Interview: Why Early Voting is Both Important and Revolutionary

 

On Monday, I was interviewed as part of a small series on Politics and Technology by Jeffrey Powers of Geekazine. We talked at length about early voting, why its such a big issue this election, what are the types of good & bad things that we can do with early voting data, and ways that people can find out early voting information with tools like Know How To Vote.

I am looking forward to talking with Jeff again about Politics and Technology soon.

Enjoy.

One Love. One II.

The New NAACP: Upload 2 Uplift

September 17, 2008

Upload 2 UpliftYesterday afternoon, I participated in a call with new NAACP President & CEO Ben Jealousheld a press conference with Black bloggers and members of the Black press to kick off his tenure and discuss his top 2 priorities: helping Hurricane Ike survivors andensuring full participation in the upcoming election.

NAACP and Hurricane Ike

According to Jealous, the NAACP National Office sent 3 of its staff people to do two things:

  1. Ensure fairness in the distribution of aid
  2. Ensure the sins of Katrina are not repeated

They’ve got their work cut out for them, and Jealous actually told us something else disturbing about the lead-up to the storm:

Some poor communities complained to the NAACP that they were not adequately warned of the storm, its seriousness, or the voluntary/mandatory evacuations. This is because the warnings happened almost exclusively on TV, and these people had no TV.

People with questions in the state and out of state can call the NAACP Command Center, which is at their Texas State Conference, at (512) 322-9547.

It is a travesty that the NAACPs Command Center is set up before FEMAs.

Making sure people vote

While Jealous is working to make sure that folks in the wake of Ike get proper aid and electrical power, he and the NAACP are working hard to make sure that those folks electoral power is also fully restored and available. The rights of voters in Louisiana after Hurricane Katrina was a major issue, and I actually marched in support of the re-enfranchisement of those voters. Upload 2 Upift: NAACP Registering People to Vote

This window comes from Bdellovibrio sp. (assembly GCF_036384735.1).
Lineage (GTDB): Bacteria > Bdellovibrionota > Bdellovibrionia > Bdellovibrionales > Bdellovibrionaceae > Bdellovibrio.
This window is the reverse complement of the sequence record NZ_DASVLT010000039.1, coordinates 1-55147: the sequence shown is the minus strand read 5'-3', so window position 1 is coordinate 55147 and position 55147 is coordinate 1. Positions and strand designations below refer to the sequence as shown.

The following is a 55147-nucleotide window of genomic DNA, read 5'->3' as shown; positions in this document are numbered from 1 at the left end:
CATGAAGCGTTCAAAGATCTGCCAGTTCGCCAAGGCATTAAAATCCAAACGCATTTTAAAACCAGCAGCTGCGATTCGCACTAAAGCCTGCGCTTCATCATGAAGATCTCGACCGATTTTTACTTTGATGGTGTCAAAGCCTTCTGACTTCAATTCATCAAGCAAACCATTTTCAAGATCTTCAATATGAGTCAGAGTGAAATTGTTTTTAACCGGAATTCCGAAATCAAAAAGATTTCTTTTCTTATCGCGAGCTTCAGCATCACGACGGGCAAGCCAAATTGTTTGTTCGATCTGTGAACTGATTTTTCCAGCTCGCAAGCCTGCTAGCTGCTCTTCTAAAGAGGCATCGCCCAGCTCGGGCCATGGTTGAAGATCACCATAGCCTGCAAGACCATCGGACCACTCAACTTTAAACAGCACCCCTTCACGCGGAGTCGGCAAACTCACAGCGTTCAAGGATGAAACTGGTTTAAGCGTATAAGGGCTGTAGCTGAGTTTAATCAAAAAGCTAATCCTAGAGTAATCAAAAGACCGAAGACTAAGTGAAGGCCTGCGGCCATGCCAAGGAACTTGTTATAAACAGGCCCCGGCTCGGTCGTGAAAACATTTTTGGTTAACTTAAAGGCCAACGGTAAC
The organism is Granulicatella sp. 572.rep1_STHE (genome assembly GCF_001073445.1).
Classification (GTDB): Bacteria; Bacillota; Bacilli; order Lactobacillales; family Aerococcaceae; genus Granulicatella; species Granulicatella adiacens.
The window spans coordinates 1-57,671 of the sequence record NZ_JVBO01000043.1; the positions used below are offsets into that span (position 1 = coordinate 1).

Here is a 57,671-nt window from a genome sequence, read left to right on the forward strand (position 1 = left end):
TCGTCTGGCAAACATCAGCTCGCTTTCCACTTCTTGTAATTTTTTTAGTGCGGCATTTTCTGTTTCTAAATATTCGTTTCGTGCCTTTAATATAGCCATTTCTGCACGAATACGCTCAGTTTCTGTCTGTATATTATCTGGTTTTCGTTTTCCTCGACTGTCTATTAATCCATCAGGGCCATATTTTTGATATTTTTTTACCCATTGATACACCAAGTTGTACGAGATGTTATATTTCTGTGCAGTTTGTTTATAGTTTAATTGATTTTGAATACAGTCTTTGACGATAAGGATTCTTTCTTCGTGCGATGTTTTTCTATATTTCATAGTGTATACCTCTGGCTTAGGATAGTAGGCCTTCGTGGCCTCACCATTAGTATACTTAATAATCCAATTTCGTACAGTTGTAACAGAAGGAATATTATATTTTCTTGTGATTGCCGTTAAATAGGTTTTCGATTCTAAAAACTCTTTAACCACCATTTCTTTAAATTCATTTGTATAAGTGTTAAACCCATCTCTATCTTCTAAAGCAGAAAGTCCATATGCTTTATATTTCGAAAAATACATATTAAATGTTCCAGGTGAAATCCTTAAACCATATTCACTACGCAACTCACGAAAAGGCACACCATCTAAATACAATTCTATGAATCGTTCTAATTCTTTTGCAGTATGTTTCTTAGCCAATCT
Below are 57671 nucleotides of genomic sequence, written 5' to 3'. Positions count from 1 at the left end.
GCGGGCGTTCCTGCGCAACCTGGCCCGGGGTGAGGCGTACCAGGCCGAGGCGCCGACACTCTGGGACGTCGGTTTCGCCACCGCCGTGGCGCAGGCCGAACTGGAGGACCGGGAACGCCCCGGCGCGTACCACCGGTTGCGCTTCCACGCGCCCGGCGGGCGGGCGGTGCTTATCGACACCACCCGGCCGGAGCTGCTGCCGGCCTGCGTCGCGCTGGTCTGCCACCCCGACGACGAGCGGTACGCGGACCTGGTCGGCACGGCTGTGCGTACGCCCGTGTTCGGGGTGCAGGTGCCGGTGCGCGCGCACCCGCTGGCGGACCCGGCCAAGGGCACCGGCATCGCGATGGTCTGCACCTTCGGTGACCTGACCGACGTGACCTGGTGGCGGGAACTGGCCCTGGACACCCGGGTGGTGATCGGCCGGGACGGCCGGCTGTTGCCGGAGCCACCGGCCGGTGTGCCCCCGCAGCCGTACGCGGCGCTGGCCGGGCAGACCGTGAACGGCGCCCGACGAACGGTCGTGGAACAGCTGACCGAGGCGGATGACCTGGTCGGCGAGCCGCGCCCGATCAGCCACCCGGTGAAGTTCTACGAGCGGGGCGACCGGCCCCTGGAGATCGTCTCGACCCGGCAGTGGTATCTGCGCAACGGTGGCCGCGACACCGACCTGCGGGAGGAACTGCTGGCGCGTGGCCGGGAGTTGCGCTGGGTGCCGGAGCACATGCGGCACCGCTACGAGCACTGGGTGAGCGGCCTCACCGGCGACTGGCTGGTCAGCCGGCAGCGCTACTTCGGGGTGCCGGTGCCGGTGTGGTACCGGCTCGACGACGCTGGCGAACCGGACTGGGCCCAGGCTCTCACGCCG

In what Jealous called sign of things to come, he announced Upload 2 Uplift, a website that gives people the ability to do 2 things:

  1. Register themselves to vote online, or print out registration forms that they can mail in
  2. Register their friends and contacts to vote

#2 is very important, and its this social voter registration capability that really sets this tool apart from other online voter registration tools. Many  people know they have friends that are not registered to vote. If you know that persons email address, you can give them a very simple way to register quickly online. Additionally, the system will send people reminders by email and/or text message to let them know when to vote and where to vote, if they want it too. Pretty cool.

A great start

This was a good meeting for Jealous, and he demonstrated a new way of thinking about the NAACP and about advocacy & civic engagement. By including Black bloggers in his first press conference, Ben Jealous showed that blogging and other forms of new and online media will be an important part of the NAACPs strategy going forward. By creating its first real online tool, the NAACP shows that technology and the Internet will be important parts of their strategy going forward. I am looking forward to see what they do with this momentum.

One Love. One II.

Barack Obama on Technology and Net Neutrality

November 14, 2007

Barack Obama will be giving a talk at Googleplex in Mountain View, CA today, in which he will lay out a comprehensive, 5-point technology policy:

  • Ensure the full and free exchange of information among Americans through an open Internet and diverse media outlets.
  • Create a transparent and connected democracy.
  • Encourage the deployment of a modern communications infrastructure.
  • Employ technology and innovation to solve our nation s most pressing problems, including reducing the costs of health care, encouraging the development of new clean energy sources, and improving public safety.
  • Improve Americas competitiveness.

The full text of the handout to be used this evening is here.